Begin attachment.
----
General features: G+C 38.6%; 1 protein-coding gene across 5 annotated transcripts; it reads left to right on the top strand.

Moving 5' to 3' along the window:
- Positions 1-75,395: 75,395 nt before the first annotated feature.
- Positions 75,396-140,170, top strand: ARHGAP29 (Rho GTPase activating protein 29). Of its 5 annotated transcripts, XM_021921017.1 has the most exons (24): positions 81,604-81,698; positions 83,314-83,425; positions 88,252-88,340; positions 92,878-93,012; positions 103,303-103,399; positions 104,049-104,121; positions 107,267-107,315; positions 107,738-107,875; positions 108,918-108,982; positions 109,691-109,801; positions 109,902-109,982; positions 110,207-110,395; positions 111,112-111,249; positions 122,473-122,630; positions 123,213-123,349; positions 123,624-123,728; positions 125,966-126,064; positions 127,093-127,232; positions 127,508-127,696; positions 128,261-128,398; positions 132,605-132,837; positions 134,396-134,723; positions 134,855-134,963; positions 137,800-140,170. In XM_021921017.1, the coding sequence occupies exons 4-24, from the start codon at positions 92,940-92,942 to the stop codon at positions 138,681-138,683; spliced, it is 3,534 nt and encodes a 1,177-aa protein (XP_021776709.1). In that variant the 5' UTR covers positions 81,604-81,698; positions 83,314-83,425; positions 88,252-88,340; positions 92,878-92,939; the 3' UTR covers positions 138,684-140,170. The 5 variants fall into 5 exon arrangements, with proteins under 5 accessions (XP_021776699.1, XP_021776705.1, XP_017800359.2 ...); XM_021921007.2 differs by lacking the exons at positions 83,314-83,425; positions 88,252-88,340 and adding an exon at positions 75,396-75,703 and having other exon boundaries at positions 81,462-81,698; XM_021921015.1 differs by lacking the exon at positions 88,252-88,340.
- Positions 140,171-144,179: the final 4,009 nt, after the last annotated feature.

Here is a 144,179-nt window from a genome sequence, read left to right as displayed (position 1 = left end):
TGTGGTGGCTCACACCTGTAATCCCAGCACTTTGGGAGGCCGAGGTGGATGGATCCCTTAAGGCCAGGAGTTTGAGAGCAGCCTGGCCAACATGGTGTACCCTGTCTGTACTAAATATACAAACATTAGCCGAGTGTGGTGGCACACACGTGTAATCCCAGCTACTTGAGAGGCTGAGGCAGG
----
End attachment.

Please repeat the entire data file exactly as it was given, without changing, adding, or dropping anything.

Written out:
General features: G+C 38.6%; 1 protein-coding gene across 5 annotated transcripts; it reads left to right on the top strand.

Moving 5' to 3' along the window:
- Positions 1-75,395: 75,395 nt before the first annotated feature.
- Positions 75,396-140,170, top strand: ARHGAP29 (Rho GTPase activating protein 29). Of its 5 annotated transcripts, XM_021921017.1 has the most exons (24): positions 81,604-81,698; positions 83,314-83,425; positions 88,252-88,340; positions 92,878-93,012; positions 103,303-103,399; positions 104,049-104,121; positions 107,267-107,315; positions 107,738-107,875; positions 108,918-108,982; positions 109,691-109,801; positions 109,902-109,982; positions 110,207-110,395; positions 111,112-111,249; positions 122,473-122,630; positions 123,213-123,349; positions 123,624-123,728; positions 125,966-126,064; positions 127,093-127,232; positions 127,508-127,696; positions 128,261-128,398; positions 132,605-132,837; positions 134,396-134,723; positions 134,855-134,963; positions 137,800-140,170. In XM_021921017.1, the coding sequence occupies exons 4-24, from the start codon at positions 92,940-92,942 to the stop codon at positions 138,681-138,683; spliced, it is 3,534 nt and encodes a 1,177-aa protein (XP_021776709.1). In that variant the 5' UTR covers positions 81,604-81,698; positions 83,314-83,425; positions 88,252-88,340; positions 92,878-92,939; the 3' UTR covers positions 138,684-140,170. The 5 variants fall into 5 exon arrangements, with proteins under 5 accessions (XP_021776699.1, XP_021776705.1, XP_017800359.2 ...); XM_021921007.2 differs by lacking the exons at positions 83,314-83,425; positions 88,252-88,340 and adding an exon at positions 75,396-75,703 and having other exon boundaries at positions 81,462-81,698; XM_021921015.1 differs by lacking the exon at positions 88,252-88,340.
- Positions 140,171-144,179: the final 4,009 nt, after the last annotated feature.

Here is a 144,179-nt window from a genome sequence, read left to right as displayed (position 1 = left end):
TGTGGTGGCTCACACCTGTAATCCCAGCACTTTGGGAGGCCGAGGTGGATGGATCCCTTAAGGCCAGGAGTTTGAGAGCAGCCTGGCCAACATGGTGTACCCTGTCTGTACTAAATATACAAACATTAGCCGAGTGTGGTGGCACACACGTGTAATCCCAGCTACTTGAGAGGCTGAGGCAGG